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Patterns of Global Terrorism:
Western Hemisphere Overview

Office of the Coordinator for Counterterrorism
 
Department of State Publications
 Office of the Secretary of State
US State Department

April 30, 2003

"The purposes of this convention are to prevent, punish, and eliminate terrorism."

The Inter-American Convention Against Terrorism opened for signature in Barbados in June 2002 and signed by 34 member states of the Organization of American States

The text is in PDF and ZIP format.  You must have Adobe Acrobat Reader. If you do not have it, you can download from here free.
 

When compared to other regions of the world, the Western Hemisphere generally does not attract attention as a “hot zone” in the war on terror. Terrorism in the region was not born on 11 September 2001, however; Latin American countries have struggled with domestic sources of terrorism for decades. International terrorist groups, moreover, have not hesitated to make Latin America a battleground to advance their causes elsewhere. The bombings of the Israeli Embassy in Buenos Aires in 1992 and the Argentine-Jewish Cultural Center in 1994 are two well-known examples. More recent international terrorist attacks in Bali, Indonesia, and Mombasa, Kenya, in 2002 demonstrate that no region of the world—and no type of target—is beyond the reach or strategic interest of international terrorist organizations.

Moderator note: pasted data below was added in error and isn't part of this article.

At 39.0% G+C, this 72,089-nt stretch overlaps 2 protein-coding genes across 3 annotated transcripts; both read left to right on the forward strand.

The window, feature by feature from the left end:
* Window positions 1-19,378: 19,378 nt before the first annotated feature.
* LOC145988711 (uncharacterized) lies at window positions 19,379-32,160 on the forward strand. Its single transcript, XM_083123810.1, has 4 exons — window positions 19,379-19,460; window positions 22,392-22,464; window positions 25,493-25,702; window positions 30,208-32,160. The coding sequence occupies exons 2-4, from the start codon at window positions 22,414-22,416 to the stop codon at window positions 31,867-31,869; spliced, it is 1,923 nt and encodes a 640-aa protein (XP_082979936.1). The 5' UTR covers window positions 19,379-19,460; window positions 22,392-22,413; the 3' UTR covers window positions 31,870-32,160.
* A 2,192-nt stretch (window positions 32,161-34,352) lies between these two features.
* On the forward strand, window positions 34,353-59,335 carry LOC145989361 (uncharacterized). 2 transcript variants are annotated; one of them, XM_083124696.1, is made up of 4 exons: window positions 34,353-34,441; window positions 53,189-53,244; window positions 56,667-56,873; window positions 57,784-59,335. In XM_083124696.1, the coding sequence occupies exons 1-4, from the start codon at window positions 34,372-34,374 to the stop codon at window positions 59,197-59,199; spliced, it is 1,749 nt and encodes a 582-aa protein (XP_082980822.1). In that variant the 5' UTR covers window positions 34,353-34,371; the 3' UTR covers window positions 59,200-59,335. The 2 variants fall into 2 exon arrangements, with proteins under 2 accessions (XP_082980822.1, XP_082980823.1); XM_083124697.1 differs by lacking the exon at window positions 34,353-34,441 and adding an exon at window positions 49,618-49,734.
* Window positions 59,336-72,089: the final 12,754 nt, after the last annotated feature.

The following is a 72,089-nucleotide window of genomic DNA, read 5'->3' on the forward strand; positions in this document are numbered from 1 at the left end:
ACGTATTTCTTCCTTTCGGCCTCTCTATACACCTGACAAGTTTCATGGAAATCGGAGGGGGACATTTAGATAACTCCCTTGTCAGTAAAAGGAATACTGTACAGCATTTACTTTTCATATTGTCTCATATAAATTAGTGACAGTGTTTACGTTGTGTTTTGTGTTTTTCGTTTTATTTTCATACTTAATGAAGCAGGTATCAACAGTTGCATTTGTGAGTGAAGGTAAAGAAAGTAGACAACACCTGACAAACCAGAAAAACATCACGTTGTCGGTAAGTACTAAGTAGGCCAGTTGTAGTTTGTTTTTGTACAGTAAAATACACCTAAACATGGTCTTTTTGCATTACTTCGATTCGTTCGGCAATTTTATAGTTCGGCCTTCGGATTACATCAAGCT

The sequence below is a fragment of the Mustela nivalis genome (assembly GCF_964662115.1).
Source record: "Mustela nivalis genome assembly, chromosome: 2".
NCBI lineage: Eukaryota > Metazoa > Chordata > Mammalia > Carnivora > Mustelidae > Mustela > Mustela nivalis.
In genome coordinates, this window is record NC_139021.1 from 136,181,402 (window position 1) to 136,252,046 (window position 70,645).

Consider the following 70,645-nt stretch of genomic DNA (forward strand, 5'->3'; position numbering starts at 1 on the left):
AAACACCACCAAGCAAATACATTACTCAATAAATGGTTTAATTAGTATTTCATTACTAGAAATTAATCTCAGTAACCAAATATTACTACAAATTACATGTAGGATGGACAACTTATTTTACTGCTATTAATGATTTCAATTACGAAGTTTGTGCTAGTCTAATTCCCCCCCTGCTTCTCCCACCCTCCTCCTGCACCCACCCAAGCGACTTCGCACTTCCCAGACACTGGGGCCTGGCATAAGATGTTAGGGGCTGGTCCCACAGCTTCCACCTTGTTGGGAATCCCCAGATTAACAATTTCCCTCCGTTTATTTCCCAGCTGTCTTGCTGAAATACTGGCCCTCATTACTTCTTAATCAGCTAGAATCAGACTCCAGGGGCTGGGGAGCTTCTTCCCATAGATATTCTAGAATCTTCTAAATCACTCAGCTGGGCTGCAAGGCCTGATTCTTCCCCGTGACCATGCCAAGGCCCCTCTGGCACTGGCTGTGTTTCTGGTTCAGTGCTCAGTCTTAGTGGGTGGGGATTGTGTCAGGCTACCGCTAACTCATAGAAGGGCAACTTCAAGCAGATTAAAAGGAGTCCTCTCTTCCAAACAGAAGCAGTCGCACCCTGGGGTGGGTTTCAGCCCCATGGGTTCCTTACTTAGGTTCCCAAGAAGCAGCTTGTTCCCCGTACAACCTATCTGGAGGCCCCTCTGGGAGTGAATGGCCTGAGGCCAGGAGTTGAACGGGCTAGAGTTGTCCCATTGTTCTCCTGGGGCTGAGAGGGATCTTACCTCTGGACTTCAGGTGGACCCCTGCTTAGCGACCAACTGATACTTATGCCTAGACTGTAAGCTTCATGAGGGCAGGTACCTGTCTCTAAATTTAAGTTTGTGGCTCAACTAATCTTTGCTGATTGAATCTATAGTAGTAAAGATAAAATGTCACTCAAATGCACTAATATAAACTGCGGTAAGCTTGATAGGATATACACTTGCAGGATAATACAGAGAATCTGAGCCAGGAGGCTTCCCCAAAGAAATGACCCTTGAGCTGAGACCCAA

Recognizing this threat and the impact of terrorism on their economic and social development, the vast majority of countries across the Americas and the Caribbean have given strong support to the international Coalition against terrorism. In June, at the OAS General Assembly in Barbados, member states adopted and opened for signature the Inter-American Convention Against Terrorism—a direct response to the 11 September 2001 terrorist attacks on the United States and the first international treaty against terrorism adopted since the attacks. The Convention, a binding legal instrument which is consistent with, and builds upon, previous UN conventions and protocols relating to terrorism and UN Security Council Resolution 1373, will improve regional cooperation in the fight against terrorism through exchanges of information, experience and training, technical cooperation, and mutual legal assistance. The Convention will enter into force when six states have deposited their instruments of ratification. All OAS member states but one have signed (Dominica is the exception); Canada became the first state to ratify in late 2002. President Bush transmitted the Convention to the Senate for its advice and consent to ratification in November.

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May 05, 2003

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